How to Deal with Your (difficult) Family this Holiday Season
By: Rochelle Perper, Ph.D. | November 29, 2019
This article gained popularity when I wrote it several years ago, knowing that many of us feel alone during the holidays or can relate to the sentiment. Back by popular demand is an updated version about how to cope with difficult family members this holiday season.
We typically view the holidays as a time of joy and togetherness. Images of happy families coming together and sharing laughs bombard us on TV, in movies, and on social media. For many of us, however, the holiday season increases stress and imposes conflict. When families gather, members may not always get along, causing tension and awkward interactions.
Why is it so hard with family?
Difficult people exist everywhere. No doubt, you’ve dealt with your fair share of difficult personalities at work, in the grocery store, or at your kid’s school. Avoidance works as a common coping strategy, especially when confronted with difficult acquaintances, friends, colleagues, or neighbors. You can tell yourself you only have to put up with it for a short time and then remove yourself from the situation, but it’s not that easy when a close relative causes you grief. Sometimes we’re forced into situations over which we have little control.
Family members are often the hardest to deal with because they’re connected to us in a more complicated, intimate way. When families that live apart get together for the holidays, old patterns and tensions can re-emerge to trigger old wounds and memories of unresolved conflicts. When you don’t get along with a family member, it may put stress or strain on other relationships within the family, making you feel obligated to “get along” or “get over it” for the sake of the family system.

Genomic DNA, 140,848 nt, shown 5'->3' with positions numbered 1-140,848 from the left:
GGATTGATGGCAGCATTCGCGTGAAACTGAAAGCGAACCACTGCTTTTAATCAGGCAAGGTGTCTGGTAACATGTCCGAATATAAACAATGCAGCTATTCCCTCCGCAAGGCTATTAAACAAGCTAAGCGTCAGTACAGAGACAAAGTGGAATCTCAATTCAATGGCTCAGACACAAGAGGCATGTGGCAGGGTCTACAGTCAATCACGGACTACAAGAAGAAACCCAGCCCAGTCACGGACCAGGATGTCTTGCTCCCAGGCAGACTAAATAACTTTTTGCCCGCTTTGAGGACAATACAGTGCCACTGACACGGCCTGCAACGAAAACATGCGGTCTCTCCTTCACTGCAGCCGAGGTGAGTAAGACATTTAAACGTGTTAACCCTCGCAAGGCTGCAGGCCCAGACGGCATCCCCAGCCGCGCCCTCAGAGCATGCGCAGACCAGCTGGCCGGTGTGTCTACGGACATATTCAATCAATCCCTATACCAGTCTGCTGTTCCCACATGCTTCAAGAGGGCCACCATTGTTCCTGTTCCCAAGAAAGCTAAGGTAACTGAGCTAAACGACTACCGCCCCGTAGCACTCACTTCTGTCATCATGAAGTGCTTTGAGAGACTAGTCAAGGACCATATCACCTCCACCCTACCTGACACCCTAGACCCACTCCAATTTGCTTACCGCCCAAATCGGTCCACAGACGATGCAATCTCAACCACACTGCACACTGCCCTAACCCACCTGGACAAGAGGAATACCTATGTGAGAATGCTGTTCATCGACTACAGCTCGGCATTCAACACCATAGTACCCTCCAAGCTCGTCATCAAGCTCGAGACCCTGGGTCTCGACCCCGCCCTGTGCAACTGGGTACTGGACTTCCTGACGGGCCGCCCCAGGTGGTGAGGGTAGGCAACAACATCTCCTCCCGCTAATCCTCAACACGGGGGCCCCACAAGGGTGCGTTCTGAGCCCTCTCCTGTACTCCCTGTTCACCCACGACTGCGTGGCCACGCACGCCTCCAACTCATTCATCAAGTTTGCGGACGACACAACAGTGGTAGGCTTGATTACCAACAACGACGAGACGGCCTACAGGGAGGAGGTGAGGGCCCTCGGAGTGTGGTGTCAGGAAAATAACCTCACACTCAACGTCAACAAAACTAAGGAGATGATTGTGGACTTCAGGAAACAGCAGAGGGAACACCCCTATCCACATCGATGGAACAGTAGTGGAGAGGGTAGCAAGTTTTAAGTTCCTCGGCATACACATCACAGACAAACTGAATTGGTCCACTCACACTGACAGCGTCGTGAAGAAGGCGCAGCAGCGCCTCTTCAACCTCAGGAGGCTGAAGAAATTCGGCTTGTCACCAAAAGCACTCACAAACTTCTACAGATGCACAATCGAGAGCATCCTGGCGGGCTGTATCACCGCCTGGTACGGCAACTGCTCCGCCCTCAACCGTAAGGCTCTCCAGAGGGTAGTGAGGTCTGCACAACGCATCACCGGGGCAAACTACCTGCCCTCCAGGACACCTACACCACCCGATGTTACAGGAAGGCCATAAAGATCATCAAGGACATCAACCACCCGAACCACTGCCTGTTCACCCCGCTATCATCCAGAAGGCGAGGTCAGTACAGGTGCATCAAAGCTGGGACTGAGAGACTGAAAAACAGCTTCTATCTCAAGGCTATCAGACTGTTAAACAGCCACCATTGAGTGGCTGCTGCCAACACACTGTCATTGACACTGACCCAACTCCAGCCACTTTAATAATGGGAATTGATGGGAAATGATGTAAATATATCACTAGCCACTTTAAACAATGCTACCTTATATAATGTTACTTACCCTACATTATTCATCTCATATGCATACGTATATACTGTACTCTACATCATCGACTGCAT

When your family system has changed
Increased stress and conflict inevitably result when families undergo significant change. Examples include families in the process of divorcing, separating, or having recently done so or experiencing a loss or trauma. For those interested in learning more about these topics in particular, please read the following Therapy Changes articles: Surviving the Holidays after Divorce and Coping with Loss During the Holidays.
Top 5 strategies to deal with difficult family members
You gain a considerable advantage in life when learning to deal with difficult people, a skill that can deliver value in any number of situations. Five top strategies appear below that you can use this holiday season to deal with difficult family members.
1. Meet your own needs first.
Focus on taking care of your needs over the holidays rather than accommodating others in an effort to “keep the peace.” By staying healthy and balanced you will be less reactive, more patient, think more clearly, and be an effective problem-solver. Examples of taking care of your needs include:
- Giving yourself physical space by staying in a hotel, having your own method of transportation or taking breaks away from the family
- Getting proper sleep and practicing good sleep hygiene
- Engaging in stress reducing activities like exercise, yoga, mindfulness, reading, listening to music, etc.